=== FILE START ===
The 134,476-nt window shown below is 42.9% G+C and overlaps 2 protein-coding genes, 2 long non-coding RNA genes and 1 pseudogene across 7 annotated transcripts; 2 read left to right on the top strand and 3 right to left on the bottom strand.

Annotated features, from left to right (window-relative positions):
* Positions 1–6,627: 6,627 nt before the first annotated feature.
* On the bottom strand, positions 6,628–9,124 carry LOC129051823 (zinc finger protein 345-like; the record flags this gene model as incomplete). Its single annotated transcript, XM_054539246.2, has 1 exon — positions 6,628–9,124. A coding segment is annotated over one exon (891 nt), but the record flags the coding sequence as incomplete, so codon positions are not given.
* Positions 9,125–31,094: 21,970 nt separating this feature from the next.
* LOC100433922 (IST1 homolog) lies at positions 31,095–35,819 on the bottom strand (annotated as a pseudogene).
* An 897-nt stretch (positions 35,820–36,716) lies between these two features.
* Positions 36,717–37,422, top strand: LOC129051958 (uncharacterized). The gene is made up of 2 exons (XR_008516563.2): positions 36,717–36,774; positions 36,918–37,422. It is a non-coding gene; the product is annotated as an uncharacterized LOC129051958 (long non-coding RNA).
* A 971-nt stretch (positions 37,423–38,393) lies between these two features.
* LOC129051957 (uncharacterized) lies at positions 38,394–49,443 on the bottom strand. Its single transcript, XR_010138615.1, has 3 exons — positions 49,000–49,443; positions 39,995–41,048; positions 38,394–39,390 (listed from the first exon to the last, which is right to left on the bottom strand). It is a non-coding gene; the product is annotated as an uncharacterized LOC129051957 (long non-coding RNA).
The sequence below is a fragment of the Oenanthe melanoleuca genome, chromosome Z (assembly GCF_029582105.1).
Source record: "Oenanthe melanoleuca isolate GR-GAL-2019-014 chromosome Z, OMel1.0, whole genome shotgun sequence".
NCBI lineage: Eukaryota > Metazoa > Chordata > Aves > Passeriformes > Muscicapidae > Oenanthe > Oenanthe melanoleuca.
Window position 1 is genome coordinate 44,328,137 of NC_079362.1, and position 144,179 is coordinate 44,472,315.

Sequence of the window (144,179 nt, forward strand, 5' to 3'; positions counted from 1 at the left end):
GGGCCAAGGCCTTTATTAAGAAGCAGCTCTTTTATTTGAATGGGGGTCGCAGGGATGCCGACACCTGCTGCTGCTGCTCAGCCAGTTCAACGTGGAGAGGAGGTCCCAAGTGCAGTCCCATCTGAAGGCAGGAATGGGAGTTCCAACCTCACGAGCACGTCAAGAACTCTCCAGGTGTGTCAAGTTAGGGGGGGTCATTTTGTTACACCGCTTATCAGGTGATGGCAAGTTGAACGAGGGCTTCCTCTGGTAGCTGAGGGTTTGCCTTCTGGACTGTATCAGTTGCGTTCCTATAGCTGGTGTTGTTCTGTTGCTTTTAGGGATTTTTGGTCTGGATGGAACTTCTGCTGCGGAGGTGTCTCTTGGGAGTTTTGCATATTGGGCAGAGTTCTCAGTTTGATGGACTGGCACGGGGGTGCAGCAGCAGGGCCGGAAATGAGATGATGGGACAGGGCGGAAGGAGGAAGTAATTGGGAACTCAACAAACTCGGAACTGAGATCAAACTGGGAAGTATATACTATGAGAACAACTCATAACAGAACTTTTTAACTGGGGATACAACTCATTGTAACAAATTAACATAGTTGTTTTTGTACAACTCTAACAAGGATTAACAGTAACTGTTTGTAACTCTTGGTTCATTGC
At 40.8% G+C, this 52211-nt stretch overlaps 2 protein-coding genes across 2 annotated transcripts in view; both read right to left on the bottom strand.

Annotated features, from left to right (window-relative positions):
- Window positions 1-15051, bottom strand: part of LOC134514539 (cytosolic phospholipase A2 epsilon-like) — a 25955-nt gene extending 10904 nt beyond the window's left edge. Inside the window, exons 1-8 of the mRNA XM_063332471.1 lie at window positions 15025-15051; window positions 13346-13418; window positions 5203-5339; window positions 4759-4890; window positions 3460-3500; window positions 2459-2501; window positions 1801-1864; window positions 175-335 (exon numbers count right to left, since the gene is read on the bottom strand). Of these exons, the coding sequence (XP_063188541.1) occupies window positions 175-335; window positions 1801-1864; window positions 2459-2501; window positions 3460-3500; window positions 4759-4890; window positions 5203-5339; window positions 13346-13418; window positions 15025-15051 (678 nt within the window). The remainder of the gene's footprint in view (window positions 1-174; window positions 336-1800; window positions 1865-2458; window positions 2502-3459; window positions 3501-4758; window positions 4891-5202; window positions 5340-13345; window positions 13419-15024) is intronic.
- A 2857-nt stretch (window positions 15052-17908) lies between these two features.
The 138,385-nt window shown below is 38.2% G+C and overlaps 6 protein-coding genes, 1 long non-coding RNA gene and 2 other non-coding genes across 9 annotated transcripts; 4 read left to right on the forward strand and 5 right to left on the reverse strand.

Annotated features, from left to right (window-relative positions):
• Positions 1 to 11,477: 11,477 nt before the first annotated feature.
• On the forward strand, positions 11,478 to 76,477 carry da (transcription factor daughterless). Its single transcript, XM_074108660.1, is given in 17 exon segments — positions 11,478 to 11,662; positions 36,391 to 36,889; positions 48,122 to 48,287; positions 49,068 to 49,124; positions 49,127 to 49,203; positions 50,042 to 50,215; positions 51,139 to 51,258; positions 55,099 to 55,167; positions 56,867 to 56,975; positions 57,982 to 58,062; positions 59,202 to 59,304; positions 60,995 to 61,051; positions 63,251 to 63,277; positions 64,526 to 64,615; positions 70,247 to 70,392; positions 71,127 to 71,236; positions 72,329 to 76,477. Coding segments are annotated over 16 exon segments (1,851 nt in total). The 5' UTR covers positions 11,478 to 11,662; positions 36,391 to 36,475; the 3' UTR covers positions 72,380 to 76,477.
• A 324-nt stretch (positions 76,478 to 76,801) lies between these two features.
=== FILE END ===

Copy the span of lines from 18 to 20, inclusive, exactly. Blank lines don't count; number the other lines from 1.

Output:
Annotated features, from left to right (window-relative positions):
- Window positions 1-15051, bottom strand: part of LOC134514539 (cytosolic phospholipase A2 epsilon-like) — a 25955-nt gene extending 10904 nt beyond the window's left edge. Inside the window, exons 1-8 of the mRNA XM_063332471.1 lie at window positions 15025-15051; window positions 13346-13418; window positions 5203-5339; window positions 4759-4890; window positions 3460-3500; window positions 2459-2501; window positions 1801-1864; window positions 175-335 (exon numbers count right to left, since the gene is read on the bottom strand). Of these exons, the coding sequence (XP_063188541.1) occupies window positions 175-335; window positions 1801-1864; window positions 2459-2501; window positions 3460-3500; window positions 4759-4890; window positions 5203-5339; window positions 13346-13418; window positions 15025-15051 (678 nt within the window). The remainder of the gene's footprint in view (window positions 1-174; window positions 336-1800; window positions 1865-2458; window positions 2502-3459; window positions 3501-4758; window positions 4891-5202; window positions 5340-13345; window positions 13419-15024) is intronic.
- A 2857-nt stretch (window positions 15052-17908) lies between these two features.